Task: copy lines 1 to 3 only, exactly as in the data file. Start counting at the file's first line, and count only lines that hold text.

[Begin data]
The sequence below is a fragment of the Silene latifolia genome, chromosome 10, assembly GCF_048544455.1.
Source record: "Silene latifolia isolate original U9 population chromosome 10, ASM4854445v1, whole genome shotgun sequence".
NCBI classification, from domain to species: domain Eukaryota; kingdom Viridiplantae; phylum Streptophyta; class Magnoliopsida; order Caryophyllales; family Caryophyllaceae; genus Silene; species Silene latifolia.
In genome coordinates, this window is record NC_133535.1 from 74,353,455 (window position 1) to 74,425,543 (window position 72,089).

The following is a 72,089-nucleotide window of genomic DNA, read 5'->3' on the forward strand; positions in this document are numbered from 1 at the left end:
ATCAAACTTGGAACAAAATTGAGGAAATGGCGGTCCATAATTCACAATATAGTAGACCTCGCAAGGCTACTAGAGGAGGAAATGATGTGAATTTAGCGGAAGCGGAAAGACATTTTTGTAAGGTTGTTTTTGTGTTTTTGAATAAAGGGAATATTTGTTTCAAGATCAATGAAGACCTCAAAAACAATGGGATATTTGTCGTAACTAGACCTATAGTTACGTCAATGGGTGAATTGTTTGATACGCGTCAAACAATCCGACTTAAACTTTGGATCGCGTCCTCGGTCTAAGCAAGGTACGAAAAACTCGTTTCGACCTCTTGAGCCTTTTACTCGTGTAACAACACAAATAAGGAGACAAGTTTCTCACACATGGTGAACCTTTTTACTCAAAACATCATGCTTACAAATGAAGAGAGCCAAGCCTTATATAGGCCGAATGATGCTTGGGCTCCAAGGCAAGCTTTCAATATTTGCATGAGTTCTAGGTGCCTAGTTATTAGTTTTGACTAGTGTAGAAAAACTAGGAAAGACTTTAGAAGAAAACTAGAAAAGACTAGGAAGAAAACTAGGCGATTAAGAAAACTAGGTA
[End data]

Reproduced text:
The sequence below is a fragment of the Silene latifolia genome, chromosome 10, assembly GCF_048544455.1.
Source record: "Silene latifolia isolate original U9 population chromosome 10, ASM4854445v1, whole genome shotgun sequence".
NCBI classification, from domain to species: domain Eukaryota; kingdom Viridiplantae; phylum Streptophyta; class Magnoliopsida; order Caryophyllales; family Caryophyllaceae; genus Silene; species Silene latifolia.